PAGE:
The L[D.sub.50] and L[D.sub.100] values of Ocimum oil by the intra-peritoneal route were calculated to be 0.27 g/kg and 0.59 g/kg in mice and 0.43 and 0.74 g/kg in rats, respectively as shown in Fig. 1. Similarly the L[D.sub.50] and L[D.sub.100] values of Ocimum oil by the oral route were determined to be 1.41 and 2.50 g/kg in mice and 2.29 and 4.07 g/kg in rats, respectively as shown in Fig. 1. These values indicate that the oil has toxic potentials according to the classification of Lorke (Lorke, 1983); though studies classifying essential oils of comparable L[D.sub.50] as least toxic to rats have been made (Skramlik, 1959). It is likely that the toxic potential of the Ocimum oil is due to thymol, which is the major component with a p.o. L[D.sub.50] of 3.75-5.67 g/kg body wt. (Opdyke, 1974).

The Ocimum oil at the given doses produced marked weakness and fatigability with increasing dose and treatment period as well as dose-dependent gross changes in the behavioural activity of the animals. A dose related reduction in spontaneous explorative and stereotaxic activity, calmness, sedation and sleep duration was recorded. Earlier study on the anti-diarrhoeal activity of the oil revealed its ability to produce a reduction in GIT motility due probably to its stabilizing parasympathetic innervations of the GIT (Orafidiya et al. 2000).

A general dose related increase in mean organ weights relative to control was observed for virtually all the organs and groups in the sub-chronic study. However, statistical analysis of the variance revealed that only the enlargement observed in the liver and brain for the oil at 80 mg/kg, 133 mg/kg, 213 mg/kg intraperitoneally in groups II, III, IV, respectively, and 133 mg/kg orally in group I were significant. Enlargement by 103%, 121%, 121%, and 82% for the liver and 95%, 43% 25% and 60% for the brain, respectively, were recorded. For the liver, the enlargement might be an indication of hepatic injury as liver cell damage, which often varies in degree and localization depending on the mechanism involved, it may be reflected in hepatic tenderness and enlargement (Crawford, 1999).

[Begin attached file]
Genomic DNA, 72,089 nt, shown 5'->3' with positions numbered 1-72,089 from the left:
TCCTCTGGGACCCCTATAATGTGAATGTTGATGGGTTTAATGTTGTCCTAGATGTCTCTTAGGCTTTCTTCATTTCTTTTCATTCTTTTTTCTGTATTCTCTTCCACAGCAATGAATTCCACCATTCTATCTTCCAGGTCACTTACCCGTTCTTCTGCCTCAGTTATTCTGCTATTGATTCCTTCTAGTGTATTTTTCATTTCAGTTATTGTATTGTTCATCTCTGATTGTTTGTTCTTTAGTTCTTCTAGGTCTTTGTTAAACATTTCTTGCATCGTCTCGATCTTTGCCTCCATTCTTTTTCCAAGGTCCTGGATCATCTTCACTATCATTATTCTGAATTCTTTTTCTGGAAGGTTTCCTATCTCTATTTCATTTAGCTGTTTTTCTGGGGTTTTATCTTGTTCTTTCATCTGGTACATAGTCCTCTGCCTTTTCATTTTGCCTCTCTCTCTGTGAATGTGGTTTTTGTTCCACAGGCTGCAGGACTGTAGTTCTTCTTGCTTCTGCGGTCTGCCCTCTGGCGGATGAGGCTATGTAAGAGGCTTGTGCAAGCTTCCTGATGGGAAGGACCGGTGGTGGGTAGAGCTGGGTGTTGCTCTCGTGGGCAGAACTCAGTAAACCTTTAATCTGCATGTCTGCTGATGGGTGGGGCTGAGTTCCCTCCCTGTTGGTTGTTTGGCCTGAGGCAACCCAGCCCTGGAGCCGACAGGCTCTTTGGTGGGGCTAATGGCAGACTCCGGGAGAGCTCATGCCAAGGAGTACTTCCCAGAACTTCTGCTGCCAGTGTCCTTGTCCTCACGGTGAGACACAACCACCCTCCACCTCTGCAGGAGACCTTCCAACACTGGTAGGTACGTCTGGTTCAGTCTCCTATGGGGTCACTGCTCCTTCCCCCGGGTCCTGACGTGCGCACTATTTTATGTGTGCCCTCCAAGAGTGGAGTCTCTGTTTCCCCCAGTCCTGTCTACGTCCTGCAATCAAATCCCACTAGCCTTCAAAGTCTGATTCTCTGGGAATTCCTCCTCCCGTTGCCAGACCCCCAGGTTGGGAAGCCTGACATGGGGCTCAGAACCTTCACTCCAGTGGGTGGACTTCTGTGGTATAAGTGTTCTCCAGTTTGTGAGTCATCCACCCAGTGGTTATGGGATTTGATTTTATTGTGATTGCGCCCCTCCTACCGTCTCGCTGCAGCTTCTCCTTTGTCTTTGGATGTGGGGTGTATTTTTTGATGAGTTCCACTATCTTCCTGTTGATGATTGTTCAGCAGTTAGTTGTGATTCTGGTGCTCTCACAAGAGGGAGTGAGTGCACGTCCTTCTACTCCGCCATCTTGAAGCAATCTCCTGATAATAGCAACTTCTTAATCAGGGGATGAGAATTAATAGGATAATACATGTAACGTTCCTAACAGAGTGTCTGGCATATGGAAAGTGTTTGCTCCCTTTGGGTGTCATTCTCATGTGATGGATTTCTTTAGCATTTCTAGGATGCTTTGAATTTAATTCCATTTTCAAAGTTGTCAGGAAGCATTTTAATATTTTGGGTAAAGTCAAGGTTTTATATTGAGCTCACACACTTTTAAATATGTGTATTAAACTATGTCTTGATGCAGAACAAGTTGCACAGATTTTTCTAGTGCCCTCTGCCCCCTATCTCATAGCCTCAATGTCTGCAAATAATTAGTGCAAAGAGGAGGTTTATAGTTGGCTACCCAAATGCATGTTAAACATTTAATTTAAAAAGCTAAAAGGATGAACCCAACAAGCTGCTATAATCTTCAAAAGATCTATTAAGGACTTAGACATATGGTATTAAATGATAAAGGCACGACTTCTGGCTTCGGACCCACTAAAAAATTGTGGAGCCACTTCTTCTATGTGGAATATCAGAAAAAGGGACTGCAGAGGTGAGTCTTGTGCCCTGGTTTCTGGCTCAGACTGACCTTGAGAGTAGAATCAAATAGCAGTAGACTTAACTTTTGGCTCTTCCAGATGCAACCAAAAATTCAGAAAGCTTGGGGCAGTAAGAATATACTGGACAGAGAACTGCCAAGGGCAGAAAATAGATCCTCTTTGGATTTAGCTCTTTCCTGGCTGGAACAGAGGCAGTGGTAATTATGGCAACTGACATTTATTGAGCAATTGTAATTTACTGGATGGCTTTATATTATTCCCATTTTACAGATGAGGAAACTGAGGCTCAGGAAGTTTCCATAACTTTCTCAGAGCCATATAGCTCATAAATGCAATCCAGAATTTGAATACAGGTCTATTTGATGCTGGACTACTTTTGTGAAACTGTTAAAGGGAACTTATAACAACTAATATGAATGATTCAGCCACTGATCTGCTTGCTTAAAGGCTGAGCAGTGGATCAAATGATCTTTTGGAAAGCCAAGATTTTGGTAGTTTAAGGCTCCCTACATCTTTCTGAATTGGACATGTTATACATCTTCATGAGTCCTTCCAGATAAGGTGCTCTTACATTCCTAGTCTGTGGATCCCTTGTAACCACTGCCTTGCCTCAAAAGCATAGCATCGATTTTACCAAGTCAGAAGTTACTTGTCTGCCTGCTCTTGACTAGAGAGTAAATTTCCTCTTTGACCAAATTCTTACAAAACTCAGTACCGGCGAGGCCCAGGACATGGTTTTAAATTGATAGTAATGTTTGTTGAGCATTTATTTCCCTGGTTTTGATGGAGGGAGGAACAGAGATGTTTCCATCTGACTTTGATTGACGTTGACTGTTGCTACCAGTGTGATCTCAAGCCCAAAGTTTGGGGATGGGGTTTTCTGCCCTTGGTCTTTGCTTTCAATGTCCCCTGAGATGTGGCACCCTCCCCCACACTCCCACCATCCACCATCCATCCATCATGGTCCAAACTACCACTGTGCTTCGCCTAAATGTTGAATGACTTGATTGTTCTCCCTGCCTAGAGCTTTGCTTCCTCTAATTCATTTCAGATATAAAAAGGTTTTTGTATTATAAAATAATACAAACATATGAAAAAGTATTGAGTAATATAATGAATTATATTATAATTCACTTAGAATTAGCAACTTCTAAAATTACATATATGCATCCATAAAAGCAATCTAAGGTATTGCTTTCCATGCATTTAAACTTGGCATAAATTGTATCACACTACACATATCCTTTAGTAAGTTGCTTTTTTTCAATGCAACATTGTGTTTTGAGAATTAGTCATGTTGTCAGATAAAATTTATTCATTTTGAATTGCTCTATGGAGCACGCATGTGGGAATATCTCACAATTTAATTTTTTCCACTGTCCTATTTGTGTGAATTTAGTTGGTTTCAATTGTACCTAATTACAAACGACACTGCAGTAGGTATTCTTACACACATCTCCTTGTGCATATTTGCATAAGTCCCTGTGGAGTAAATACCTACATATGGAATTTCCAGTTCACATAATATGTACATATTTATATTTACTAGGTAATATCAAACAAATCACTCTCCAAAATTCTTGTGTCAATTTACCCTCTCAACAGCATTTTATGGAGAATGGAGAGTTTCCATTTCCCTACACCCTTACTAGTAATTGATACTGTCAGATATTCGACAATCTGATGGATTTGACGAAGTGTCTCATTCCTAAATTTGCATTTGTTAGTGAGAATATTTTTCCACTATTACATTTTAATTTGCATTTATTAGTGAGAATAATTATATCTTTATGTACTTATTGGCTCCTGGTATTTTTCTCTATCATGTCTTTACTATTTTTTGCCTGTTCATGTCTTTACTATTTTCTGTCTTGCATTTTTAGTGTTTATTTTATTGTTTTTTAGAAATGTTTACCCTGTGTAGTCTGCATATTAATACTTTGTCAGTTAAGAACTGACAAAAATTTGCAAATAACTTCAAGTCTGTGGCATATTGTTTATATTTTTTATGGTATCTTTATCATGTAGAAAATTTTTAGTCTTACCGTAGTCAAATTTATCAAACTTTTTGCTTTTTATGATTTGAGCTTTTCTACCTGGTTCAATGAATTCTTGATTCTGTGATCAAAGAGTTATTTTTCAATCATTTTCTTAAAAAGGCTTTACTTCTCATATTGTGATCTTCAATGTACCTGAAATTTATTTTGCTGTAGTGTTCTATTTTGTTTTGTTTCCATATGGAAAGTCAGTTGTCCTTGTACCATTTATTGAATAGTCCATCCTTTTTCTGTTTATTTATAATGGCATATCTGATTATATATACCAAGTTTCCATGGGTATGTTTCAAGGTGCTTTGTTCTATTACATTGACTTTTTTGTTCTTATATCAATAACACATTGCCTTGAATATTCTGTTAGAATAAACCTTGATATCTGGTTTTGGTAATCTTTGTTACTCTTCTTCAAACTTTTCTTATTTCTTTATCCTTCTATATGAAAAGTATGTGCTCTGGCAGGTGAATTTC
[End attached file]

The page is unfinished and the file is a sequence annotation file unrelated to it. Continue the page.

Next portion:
[FIGURE 2 OMITTED]

[FIGURE 3 OMITTED]

The histopathology results are consistent with the manifestation of chronic inflammation. The most important changes were seen in the brain. The changes in the brain suggest a global or generalized reduction in cerebral perfusion (hypotention/hypoperfusion) leading to hypoxic brain injury (Girolami et al. 1999). These changes are graded, with group I animals showing a mild change and group IV the most severe. Hypoperfusion may be responsible for the lower increases in brain weight with increasing dose earlier mentioned. The results showed infiltration of the brains. lungs and livers with mononuclear cells which includes lymphocytes; likely a reflection of persistent reaction to injury and tissue destruction (Cotran et al. 1999). The livers of groups III and IV show the presence of prominent Kuffer cells, lymphocytes within the sinusoids and few eosinophils within the portal areas which are expected morphological changes in chronic inflammation of the liver (Crawford, 1999). The presence of binucleate hepatocytes in the livers of groups II, III and IV is an evidence of liver cell unrest, probably as a reaction to a toxic agent in the oil. The changes in the lungs, kidneys, hearts and testes were of little functional significance.

The haematological results (Fig. 2) showed that white blood cell (WBC) count increased with treatment and dose. This is a common reaction when there is inflammation.

Inflammation often transit from acute to chronic when the acute inflammatory response cannot be resolved due either to interference in the normal resolution process, prolonged exposure to the potentially toxic agent or persistence of the injurious agent as is the case in this study (Aster and Kumar, 1999). The effect of the oil on mean haematocrit and haemoglobin levels (Fig. 2) is not significant indicating a possible "no effect" on the integrity of red blood cells. The mean differential WBC count in Fig. 3 does not show significant difference between groups II and III indicating that the inflammation becomes marked at a dose higher than 133 mg/kg. The marked decrease in granulocyte level in group IV (Fig. 3) could be due to accelerated removal resulting from increased peripheral use, destruction of neutrophil or the suppression of committed granulocytic precursors (Aster and Kumar, 1999). This could be due to the toxic effect of the oil and may explain the dose related increase in weakness and fatigability observed in the animals during the period of experimentation. This effect was mild in the orally treated group (group I). The blood platelet count for the control and the treatment groups in Fig. 4 revealed a dose and route dependent decrease in platelet count. The exact mechanism by which the oil produces this effect remains a subject for future studies. However, a probable mechanism is the suppression of the bone marrow, a condition that may also lead to the suppression of committed granulocytic precursors (Aster and Kumar, 1999).

[FIGURE 4 OMITTED]

[FIGURE 5 OMITTED]